The local authority must also notify the Chief Inspector without delay if the person appointed (as above) ceases to manage the local authority fostering service.

Notice of Absence of Registered Manager (Regulation 38)

Where the registered manager proposes to be absent from the fostering agency for a continuous period of 28 days or more, the registered person must give notice in writing to the Chief Inspector of the proposed absence.

Except in the case of an emergency, the notice referred to above must be given no later than one month before the proposed absence is to start, or within such shorter period as may be agreed with the Chief Inspector, and the notice must specify:

  1. The length or expected length of the proposed absence;
  2. The reason for the proposed absence;
  3. The arrangements which have been made for the running of the fostering agency during that absence;
  4. The name, address and qualifications of the person who will be responsible for the fostering agency during the absence; and
  5. The arrangements that have been made or are proposed to be made for appointing another person to manage the fostering agency during the absence, including the proposed date by which the appointment is to start.

Where the absence arises as a result of an emergency, the registered person must give notice of the absence within one week of its occurrence, specifying the matters mentioned in (a) to (e) above.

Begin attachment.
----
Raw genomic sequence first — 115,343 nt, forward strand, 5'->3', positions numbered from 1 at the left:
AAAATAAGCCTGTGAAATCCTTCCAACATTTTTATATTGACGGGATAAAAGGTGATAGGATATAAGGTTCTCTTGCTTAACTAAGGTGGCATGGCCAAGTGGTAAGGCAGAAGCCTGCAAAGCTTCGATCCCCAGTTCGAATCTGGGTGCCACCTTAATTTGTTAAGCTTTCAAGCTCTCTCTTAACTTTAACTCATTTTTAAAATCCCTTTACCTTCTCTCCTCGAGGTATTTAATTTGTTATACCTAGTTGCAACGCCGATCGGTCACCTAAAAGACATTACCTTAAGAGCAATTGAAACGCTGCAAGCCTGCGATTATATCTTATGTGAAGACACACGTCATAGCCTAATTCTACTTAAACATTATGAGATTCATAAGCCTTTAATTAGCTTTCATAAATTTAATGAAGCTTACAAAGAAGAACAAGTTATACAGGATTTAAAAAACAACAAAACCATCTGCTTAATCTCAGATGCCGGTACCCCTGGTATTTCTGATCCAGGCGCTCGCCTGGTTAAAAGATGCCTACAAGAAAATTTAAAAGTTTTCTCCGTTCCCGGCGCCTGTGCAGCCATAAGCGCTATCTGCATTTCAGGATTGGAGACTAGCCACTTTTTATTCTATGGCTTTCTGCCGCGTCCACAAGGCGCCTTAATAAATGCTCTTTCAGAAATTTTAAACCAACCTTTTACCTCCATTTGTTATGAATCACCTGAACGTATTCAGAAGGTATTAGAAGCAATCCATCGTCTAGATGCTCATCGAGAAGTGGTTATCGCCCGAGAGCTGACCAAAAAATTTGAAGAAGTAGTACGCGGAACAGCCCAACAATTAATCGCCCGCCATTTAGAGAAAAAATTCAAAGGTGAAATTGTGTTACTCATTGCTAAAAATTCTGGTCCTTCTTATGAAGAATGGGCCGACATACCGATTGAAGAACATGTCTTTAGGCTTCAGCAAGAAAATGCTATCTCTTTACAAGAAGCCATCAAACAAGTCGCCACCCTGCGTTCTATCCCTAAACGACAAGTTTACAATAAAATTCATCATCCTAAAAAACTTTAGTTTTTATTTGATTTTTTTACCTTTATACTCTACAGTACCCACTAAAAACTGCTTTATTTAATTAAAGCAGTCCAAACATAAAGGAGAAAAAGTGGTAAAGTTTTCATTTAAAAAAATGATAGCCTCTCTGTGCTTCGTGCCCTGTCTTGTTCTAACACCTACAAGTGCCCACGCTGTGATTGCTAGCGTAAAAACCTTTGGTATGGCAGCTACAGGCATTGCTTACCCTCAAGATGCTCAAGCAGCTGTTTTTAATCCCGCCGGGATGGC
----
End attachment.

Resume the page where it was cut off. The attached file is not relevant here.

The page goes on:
Where the registered manager has been absent from the fostering agency for a continuous period of 28 days or more, and the Chief Inspector has not been given notice of the absence, the registered person must without delay give notice in writing to the Chief Inspector specifying the matters mentioned in (a) to (e) above.

The registered person must notify the Chief Inspector of the return to duty of the registered manager not later than 7 days after the date of return.

Notice of Changes (Regulation 39.1)

The registered person must give notice in writing to the Chief Inspector without delay if any of the following events takes place or is proposed to take place:

  1. A person other than the registered person carries on or manages the fostering agency;
  2. A person ceases to carry on or manage the fostering agency;
  3. Where the registered provider is an individual, they change their name;
  4. Where the registered provider is a partnership, there is any change in the membership of the partnership;
  5. Where the registered provider is an organisation:
    1. The name or address of the organisation is changed;
    2. There is any change of director, manager, secretary or other similar officer of the organisation;
    3. There is to be any change in the identity of the responsible individual.
  6. Where the registered provider is an individual, a trustee in bankruptcy is appointed or he makes any composition or arrangement with his creditors; or
  7. Where the registered provider is a company, or a partnership, a receiver, manager, liquidator or provisional liquidator is appointed in respect of the registered provider.

In addition to the above the registered provider (39.2) must notify the Chief Inspector in writing and without delay of the death of the registered manager.


Appendix 4: Safeguarding Vulnerable Groups Act 2006

Section 35: Regulated activity providers: duty to refer